Newspaper article International New York Times

Arts Guide

Newspaper article International New York Times

Arts Guide

Article excerpt

A look at selected art exhibitions worldwide.

Nagoya, Japan

Millet, Barbizon and Fontainebleau Nagoya/Boston Museum of Fine Arts. Through Aug. 31.

The artists of the Barbizon school, who painted in France in the mid-19th century, aimed to expand landscape painting beyond mythological and aristocratic scenes to include depictions of peasant life. Sixty-four paintings appear in this exhibition, including a number by Jean-Francois Millet (1814-75), whose self- portrait is shown above. The show provides a thorough overview of a style -- more realistic than its predecessors -- that paved the way for Impressionism.

Doha, Qatar

Richard Serra QMA Gallery, Katara and ALRIWAQ DOHA. Through July 6.

The American artist Richard Serra has produced imposing sculptures in lead, steel and other industrial materials since the 1960s. These solo exhibitions bring together work from across his career (along with a new sculpture, "The Passage of Time") at two prominent Doha venues. To coincide with the exhibitions, Mr. Serra has created another new work, "East-West/West-East," a series of four steel pillars, roughly 50 feet high, placed across an expanse of the Brouq Nature Reserve, 40 miles from Doha.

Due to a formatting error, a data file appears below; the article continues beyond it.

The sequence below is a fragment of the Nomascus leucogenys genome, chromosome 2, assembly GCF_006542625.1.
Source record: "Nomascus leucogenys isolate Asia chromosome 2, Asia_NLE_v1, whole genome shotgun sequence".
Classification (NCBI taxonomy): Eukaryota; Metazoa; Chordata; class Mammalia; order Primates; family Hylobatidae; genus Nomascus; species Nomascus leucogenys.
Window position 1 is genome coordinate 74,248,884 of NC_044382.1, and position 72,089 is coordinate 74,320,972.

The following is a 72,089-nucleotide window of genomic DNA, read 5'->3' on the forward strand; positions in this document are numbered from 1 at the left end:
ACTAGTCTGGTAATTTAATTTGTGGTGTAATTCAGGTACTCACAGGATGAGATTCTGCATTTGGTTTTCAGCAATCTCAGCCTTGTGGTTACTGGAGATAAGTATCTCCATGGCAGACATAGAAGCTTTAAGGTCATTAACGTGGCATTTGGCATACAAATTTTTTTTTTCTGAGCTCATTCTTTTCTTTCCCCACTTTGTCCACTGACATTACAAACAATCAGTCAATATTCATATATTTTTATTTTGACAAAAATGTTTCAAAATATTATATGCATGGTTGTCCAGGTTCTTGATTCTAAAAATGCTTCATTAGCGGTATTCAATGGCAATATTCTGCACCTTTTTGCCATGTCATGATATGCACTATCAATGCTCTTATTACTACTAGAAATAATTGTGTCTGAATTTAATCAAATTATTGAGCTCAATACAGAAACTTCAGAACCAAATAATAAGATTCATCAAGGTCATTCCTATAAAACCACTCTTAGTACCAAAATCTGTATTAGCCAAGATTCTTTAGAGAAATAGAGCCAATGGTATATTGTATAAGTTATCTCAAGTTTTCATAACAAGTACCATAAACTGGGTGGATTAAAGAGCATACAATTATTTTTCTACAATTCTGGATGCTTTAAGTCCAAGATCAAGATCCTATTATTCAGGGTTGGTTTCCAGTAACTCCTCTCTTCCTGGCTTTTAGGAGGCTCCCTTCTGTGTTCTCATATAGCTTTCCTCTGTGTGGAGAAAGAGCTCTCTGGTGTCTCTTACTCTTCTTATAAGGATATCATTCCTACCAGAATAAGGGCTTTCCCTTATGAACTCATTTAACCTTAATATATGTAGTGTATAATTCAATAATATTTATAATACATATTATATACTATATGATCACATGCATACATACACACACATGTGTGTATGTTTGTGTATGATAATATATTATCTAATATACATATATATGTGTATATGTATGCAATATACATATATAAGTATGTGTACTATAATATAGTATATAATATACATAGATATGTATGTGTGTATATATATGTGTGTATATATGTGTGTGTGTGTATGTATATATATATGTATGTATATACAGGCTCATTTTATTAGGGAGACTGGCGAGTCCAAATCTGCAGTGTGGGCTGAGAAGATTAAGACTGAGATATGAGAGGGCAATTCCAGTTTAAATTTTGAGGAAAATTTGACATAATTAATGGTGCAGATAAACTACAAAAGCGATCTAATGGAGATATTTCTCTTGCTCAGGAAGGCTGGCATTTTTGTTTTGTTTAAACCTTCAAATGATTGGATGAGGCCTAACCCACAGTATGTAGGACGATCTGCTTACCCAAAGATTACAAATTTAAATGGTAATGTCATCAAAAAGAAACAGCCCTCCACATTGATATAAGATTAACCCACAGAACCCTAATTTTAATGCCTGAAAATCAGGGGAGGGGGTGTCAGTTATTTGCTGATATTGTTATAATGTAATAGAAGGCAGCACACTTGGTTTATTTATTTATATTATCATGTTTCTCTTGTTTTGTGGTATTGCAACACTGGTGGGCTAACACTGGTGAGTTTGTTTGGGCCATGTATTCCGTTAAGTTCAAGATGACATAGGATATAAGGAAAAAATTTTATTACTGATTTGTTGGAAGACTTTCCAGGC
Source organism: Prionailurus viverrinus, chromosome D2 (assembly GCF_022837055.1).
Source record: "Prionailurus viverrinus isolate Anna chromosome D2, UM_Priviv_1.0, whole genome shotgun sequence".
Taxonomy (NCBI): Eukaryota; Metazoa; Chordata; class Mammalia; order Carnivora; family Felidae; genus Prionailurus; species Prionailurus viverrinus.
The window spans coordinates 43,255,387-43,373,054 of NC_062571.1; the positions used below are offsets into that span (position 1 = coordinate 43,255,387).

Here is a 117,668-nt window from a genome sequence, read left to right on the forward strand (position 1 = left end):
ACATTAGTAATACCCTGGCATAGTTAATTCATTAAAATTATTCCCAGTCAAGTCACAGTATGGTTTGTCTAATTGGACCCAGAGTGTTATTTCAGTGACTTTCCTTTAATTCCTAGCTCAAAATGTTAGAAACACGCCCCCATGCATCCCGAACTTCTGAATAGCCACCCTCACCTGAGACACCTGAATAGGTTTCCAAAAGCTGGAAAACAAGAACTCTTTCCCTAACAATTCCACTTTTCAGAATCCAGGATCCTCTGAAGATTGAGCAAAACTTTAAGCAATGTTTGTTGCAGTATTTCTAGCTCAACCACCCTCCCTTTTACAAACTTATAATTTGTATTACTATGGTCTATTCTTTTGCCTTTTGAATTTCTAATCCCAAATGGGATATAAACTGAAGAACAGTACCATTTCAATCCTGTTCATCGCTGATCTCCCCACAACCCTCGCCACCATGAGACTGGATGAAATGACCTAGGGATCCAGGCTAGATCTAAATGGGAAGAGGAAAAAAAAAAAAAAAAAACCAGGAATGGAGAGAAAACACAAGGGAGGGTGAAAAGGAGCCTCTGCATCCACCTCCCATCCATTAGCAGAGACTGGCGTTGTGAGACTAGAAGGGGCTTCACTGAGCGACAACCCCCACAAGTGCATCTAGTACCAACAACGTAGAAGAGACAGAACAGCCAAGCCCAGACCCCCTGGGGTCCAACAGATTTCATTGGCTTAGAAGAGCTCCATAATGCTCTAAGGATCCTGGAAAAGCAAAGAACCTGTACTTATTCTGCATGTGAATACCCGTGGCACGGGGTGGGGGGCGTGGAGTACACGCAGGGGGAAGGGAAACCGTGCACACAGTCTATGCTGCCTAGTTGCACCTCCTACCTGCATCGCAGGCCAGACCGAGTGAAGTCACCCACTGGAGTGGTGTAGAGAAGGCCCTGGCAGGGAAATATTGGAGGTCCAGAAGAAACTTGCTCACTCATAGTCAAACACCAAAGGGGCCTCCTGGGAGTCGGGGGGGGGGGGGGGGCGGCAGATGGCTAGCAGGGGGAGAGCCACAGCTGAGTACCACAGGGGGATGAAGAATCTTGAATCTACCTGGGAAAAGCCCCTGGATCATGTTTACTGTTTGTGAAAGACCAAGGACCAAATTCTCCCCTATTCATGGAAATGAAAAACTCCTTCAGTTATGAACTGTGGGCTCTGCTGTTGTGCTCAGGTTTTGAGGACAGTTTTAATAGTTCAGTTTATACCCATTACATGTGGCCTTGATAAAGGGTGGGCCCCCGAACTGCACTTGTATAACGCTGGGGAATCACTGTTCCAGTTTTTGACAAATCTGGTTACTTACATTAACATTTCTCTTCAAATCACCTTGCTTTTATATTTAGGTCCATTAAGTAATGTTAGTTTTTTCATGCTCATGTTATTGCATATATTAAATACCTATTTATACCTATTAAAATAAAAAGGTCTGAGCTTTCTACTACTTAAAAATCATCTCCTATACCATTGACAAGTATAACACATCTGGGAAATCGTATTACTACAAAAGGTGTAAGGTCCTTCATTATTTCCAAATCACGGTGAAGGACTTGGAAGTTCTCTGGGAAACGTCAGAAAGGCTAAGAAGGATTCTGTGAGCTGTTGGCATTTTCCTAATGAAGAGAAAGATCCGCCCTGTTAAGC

The Illusion of Light; Irving Penn: Resonance Palazzo Grassi. Through Dec. 31.

Two exhibitions are running simultaneously at the Palazzo, a space owned by the French businessman and collector Francois Pinault. "The Illusion of Light" displays work by artists who use light itself as a medium -- including the installation artist Doug Wheeler and Dan Flavin, who worked primarily with flourescent lights. The Palazzo is also hosting "Resonance," a retrospective of the American photographer Irving Penn's work. One hundred and thirty photographs are on display, including diverse portraits and a small selection of still-lifes.


From Picasso to Jasper Johns: Aldo Crommelynck's Workshop Bibliotheque Nationale de France. Through July 13.

In the course of his long career, the printmaker Aldo Crommelynck worked closely with some of the 20th century's most prominent artists, including Le Corbusier, Joan Miro and Jasper Johns. In 1963, he set up a studio near Picasso's home in the south of France, and the two created prints there until Picasso's death. This exhibition showcases several of them, as well as work from artists like David Hockney and Chuck Close who worked in Crommelynck's ateliers in France and New York. Above, Richard Hamilton's "Picasso's Meninas," a reimagining of Velazquez's "Las Meninas," is on view in the show.


Jake and Dinos Chapman: Come and See DHC/ART. Through Aug. …

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